Mars Opportunity rover passes distance milestone

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Saturday, June 4, 2011

Artist's conception of a Mars Exploration Rover on the Martian surface.
Image: NASA/JPL.

The Mars Exploration Rover Opportunity has passed the 30-kilometer (18.64-mile) milestone in its travels over the Martian surface. Opportunity has been on Mars since 2004.

It was during a small recent drive of 146.8 meters (482 feet) that the rover passed the distance milestone. According to NASA, the distance traveled by Opportunity is 50 times that originally planned for the rover.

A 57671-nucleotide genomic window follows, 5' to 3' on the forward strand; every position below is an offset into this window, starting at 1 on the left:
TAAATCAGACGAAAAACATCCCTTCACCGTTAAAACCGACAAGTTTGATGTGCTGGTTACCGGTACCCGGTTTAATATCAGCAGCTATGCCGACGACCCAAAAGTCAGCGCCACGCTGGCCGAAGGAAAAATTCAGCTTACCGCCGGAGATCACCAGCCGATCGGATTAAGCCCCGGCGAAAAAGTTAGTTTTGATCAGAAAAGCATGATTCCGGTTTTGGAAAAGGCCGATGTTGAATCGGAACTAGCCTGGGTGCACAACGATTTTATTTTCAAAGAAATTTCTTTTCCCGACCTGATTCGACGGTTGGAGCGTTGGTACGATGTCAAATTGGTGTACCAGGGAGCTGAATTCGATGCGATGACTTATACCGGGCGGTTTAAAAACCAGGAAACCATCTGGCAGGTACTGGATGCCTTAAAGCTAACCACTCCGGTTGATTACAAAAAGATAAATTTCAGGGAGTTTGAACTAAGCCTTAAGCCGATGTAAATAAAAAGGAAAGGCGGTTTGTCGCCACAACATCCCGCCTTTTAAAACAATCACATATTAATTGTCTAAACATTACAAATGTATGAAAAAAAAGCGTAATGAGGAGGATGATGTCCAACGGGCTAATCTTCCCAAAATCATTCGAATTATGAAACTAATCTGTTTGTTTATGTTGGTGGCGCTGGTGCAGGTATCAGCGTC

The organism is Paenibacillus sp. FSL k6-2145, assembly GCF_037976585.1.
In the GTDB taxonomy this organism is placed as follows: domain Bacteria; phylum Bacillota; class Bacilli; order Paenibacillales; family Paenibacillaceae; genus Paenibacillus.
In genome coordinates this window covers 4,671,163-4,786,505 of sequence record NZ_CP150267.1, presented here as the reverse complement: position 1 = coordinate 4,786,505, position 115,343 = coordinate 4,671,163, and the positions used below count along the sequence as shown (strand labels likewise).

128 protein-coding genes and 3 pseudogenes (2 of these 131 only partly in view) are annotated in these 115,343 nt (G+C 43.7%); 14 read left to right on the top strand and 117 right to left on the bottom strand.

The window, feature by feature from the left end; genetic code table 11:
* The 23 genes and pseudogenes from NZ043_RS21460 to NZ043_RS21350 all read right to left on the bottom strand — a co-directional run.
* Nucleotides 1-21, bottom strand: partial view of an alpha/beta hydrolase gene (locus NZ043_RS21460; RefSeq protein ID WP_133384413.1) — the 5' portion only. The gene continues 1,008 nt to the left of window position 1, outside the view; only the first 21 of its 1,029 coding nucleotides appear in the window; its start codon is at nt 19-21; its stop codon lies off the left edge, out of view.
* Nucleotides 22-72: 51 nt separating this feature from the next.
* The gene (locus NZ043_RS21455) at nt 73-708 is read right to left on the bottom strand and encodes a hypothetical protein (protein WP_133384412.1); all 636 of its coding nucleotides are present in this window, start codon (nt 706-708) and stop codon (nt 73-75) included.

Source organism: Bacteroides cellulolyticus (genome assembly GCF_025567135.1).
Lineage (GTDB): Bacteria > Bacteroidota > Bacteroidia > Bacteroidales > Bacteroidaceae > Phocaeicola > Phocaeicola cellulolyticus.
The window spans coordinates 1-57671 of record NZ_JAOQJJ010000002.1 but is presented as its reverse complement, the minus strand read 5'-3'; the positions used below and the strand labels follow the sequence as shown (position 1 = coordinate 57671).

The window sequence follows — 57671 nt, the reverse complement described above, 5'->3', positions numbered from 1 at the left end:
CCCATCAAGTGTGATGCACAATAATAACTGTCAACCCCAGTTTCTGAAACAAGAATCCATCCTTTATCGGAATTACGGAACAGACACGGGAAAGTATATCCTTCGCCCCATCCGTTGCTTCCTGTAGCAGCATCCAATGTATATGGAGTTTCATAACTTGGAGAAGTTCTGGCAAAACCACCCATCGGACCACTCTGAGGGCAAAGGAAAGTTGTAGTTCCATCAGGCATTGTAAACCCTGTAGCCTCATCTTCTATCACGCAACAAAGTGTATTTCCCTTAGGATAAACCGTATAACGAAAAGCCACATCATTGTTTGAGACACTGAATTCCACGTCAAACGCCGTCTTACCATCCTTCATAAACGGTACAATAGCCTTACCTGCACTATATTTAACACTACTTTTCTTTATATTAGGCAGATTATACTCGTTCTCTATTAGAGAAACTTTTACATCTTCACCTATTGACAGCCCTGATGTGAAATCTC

Opportunity has passed several craters since landing on Mars in 2004, including one of the youngest craters yet investigated by the rover, named "Skylab" after the US' first space station. The rover's ultimate destination is a large crater approximately 14 miles (23 km) in diameter; Opportunity is now within about 2 miles (3 km) of this crater.

Opportunity's sister rover, Spirit, traveled about 4.8 miles (8 km) across the Martian surface before it lost communication with Earth in March 2010; last month, NASA ceased attempts to regain contact with the rover.

Both the Opportunity and Spirit rovers have greatly surpassed their intended operational lifespan—which ended in April 2004—and have helped researchers make discoveries about the history of Mars, as well as the possibility that microbial life could have once been supported on the fourth planet from the sun.


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